The Voice of the Trees
Local people and civil society groups have stood in protest against construction at the historic City Park of Budapest. The project is one of several that the government has declared legally “important” but that also involve the cutting of thousands of trees in Hungary’s capital.
The Heroes’ Square (Hősök tere) is a well-known and emblematic location, a must-see for the crowds of tourists who visit Budapest. Together with Andrássy Avenue, it is part of one of the World Heritage sites of the city. What few tourists learn is that City Park (“Városliget” in Hungarian), which lies behind the square, is one of the oldest public parks on Earth.
A former marshland, the area was gradually converted into a park from 1794 until 1840. The oldest trees that survive there today are maple-leaved planes planted around 1810—meaning these huge trees are now more than 200 years old. Today the area of City Park, including the Budapest Zoo and the Circus, is 1.2 km2, equal to 168 football pitches.
The park is part of the World Heritage Site’s buffer zone and is home to 11 separate tourist attractions, including Gundel Restaurant, the Budapest Zoological & Botanical Garden and Széchenyi Thermal Baths, among others (see the map and caption below). Over 4.5 million people visit the park annually to see these attractions or just to take a stroll, relax or take a dip in the famous waters. Many people living in the surrounding districts come here to walk their dog(s), go boating on the lake, cycle and run on the avenues or enjoy a beer or “fröccs” (spritzer).
In 2011 the Hungarian government launched the “Liget Project”, intended to renovate the park and construct more art facilities. One part of the complex work intended is the revival of the green surfaces of the City Park. Another goal of the project is to create a new “Museum District”, with new buildings, sport facilities and other constructed areas.
It seems that under Hungarian law, the Liget Project could not be implemented, so a new regulation was written.
When the plans were made public, a considerable civil protest started against them. This ongoing protest has mainly been organised by “Ligetvédők“, Park Protectors, an informal grassroots organisation. The Hungarian Society for Urban Planning, the landscape architect section of the Chamber of Hungarian Architects, the Hungarian Association of Landscape Architects and the environmentalist section of Budapest City Protection Association also raised objections to the Museum District plans. This community is trying to stop the Liget Project with the help of petitions, demonstrations, and conferences as well as by providing arguments against the project through mass media.
Construction in the park
Eszter Sebestyén, member of the Ligetvédők (Park Protectors) activist group informed BlueLink Stories that the plans are regularly subject to changes. Dávis Zubreczki, journalist at index.hu summarised the current situation in May 2018. According to his article, the complex to be built and renovated in and nearby the park would include 17+1 elements shown on the caption of the visualisation below.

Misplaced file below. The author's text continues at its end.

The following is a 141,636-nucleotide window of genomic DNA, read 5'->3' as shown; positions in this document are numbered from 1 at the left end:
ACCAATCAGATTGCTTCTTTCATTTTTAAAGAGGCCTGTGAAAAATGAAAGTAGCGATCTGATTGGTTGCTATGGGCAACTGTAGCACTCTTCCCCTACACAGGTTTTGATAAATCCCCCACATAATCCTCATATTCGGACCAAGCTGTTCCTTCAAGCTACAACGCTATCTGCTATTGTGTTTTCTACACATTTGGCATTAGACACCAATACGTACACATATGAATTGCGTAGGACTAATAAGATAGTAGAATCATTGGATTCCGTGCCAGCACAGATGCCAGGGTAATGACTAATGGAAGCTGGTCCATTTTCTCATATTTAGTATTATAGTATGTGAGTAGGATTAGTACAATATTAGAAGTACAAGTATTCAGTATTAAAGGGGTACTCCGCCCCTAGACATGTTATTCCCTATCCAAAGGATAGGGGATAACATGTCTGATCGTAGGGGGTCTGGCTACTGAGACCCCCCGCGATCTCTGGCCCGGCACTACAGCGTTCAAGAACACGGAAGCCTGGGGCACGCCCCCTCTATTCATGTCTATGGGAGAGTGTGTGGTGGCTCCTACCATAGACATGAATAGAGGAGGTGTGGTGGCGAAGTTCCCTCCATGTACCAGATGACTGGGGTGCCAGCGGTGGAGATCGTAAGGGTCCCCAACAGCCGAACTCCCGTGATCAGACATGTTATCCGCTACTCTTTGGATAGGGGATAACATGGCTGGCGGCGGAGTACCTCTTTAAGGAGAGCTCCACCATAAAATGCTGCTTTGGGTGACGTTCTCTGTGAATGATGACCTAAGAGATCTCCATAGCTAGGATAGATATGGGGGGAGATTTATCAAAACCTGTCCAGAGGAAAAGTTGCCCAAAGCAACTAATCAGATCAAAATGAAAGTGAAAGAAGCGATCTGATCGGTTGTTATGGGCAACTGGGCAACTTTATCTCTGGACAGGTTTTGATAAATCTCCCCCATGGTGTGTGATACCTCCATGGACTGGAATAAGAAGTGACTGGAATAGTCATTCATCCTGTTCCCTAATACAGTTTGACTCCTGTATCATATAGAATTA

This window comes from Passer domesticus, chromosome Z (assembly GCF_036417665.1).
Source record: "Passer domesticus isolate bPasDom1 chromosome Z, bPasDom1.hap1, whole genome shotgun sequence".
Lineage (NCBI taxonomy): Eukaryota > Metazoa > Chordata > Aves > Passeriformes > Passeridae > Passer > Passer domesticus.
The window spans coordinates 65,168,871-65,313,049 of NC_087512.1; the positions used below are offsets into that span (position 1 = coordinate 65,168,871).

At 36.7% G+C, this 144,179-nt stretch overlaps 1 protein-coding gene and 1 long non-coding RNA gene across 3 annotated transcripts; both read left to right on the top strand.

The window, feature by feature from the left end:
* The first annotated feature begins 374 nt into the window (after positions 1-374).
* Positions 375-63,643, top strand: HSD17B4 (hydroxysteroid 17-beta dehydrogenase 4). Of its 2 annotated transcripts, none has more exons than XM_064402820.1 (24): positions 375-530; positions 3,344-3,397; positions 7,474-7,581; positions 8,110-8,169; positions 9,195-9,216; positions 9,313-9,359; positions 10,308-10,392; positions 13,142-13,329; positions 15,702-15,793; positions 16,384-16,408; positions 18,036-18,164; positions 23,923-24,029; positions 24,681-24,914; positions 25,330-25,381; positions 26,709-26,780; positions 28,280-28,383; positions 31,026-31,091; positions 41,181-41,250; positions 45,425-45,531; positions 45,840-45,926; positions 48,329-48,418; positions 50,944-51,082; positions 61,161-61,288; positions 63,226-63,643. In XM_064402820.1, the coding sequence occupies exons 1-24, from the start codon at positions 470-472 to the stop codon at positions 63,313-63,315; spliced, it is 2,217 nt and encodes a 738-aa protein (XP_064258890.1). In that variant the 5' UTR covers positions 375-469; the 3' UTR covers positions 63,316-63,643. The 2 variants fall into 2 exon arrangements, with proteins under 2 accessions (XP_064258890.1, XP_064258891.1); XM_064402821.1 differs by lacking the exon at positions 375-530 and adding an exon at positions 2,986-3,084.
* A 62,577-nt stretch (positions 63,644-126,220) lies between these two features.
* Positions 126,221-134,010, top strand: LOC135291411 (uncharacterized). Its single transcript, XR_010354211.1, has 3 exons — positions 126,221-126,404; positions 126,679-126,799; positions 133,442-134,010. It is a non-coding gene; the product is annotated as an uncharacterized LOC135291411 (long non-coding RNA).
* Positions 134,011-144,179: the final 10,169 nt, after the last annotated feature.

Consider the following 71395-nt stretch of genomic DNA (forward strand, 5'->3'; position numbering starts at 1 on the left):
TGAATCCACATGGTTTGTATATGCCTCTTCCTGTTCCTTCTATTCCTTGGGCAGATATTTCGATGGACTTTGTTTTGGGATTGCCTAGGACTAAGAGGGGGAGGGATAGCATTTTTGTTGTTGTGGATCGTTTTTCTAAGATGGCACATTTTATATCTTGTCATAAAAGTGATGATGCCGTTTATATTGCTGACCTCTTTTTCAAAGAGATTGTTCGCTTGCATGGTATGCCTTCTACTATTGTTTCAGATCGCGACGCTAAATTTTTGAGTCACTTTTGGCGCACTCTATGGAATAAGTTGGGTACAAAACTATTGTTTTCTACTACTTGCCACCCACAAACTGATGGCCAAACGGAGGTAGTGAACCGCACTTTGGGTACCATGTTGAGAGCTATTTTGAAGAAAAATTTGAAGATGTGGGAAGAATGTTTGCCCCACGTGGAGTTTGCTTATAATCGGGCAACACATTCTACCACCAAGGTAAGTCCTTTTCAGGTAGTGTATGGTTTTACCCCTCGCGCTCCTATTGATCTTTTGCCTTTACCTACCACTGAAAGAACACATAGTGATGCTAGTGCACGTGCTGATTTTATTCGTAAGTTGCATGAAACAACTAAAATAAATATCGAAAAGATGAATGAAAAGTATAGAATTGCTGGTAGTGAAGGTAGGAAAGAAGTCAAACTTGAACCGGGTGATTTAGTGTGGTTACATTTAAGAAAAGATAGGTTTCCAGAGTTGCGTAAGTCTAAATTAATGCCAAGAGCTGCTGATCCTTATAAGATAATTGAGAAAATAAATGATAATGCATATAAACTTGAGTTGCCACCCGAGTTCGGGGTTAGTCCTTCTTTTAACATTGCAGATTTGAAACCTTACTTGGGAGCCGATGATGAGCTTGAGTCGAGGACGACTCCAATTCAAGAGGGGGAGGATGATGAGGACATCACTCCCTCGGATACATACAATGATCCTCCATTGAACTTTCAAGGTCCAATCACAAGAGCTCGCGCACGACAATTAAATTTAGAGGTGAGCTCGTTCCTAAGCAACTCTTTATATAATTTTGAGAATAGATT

László Baán, a ministerial commissioner, stated that the full cost of the Liget Project is estimated at 250 billion Hungarian Forint (773 million Euro). The company Városliget Zrt. (City Park Ltd.) is in charge of the investment. After the harsh civil protest started, six percent of the budget, 15 billion HUF was redirected towards the renewal of the park itself.
Since the regime change in 1990, this is the first time that a design competition was advertised in Hungary. The implementation of some elements has already been started: e.g. the Museum of Ethnography and the dog amusement park.
The Museum of Fine Arts (Szépművészeti Múzeum in Hungarian) is a well-known tourist attraction neighbouring the City Park. In 2017 its director general László Baán was named ministerial commissioner in charge of the whole City Park project. Prof. Dr. Miklós Persányi has been the director of Budapest Zoo for a long time, and between 2003 and 2007 he was the environmental minister in the Hungarian government. As harsh controversy was developing between greens and the government around the City Park issues, Persányi was named ministerial commissioner coordinating the landscape architecture duties of the project.
Both commissioners refused to comment for the purpose of this report, in spite of the fact that communication duties were included in the official departmental order of their nomination. László Baán gave a long interview to Klubrádió, an opposition radio station, and both commissioners run a very detailed website. The Park Protectors have their own websites as well, and together with a large amount of media coverage, a lot of information is available on the project in Hungarian, was used for this current article.
Agreement on some elements of the project
The park has suffered from recent developments. The condition of some old buildings inside the park that have been out of use for decades has deteriorated. Car traffic arriving from the east of Hungary along the M3 motorway is flowing towards the city centre through the Károly Kós promenade, cutting across the middle of the park. Most Budapest inhabitants would agree that the park needs improvement. And spending on culture, e.g. building new museums, is also a positive goal.
So even Sándor Bardóczi, a landscape architect and one of the main characters at Park Protectors, is happy with some elements of the project: renewal of the green surfaces; demolition of the buildings that do not fit the area; banning of vehicles from Károly Kós promenade; discontinuing the use of Felvonulási square as a P+R parking; the reconstruction of the lake, the playgrounds; and the reconstruction of the Olof Palme House.
Zoom.hu wrote in the spring of 2018 about the changes foreseen for the traffic in the area. According to officers of Városliget Zrt., Károly Kós promenade—which currently sees traffic of 10-15,000 cars per day—will be closed to motorised vehicles. In order to relieve the park and the city centre of traffic, park and ride (P + R) facilities are planned further out in order to allow commuters to leave their vehicles outside the centre and the park and transfer to public transport.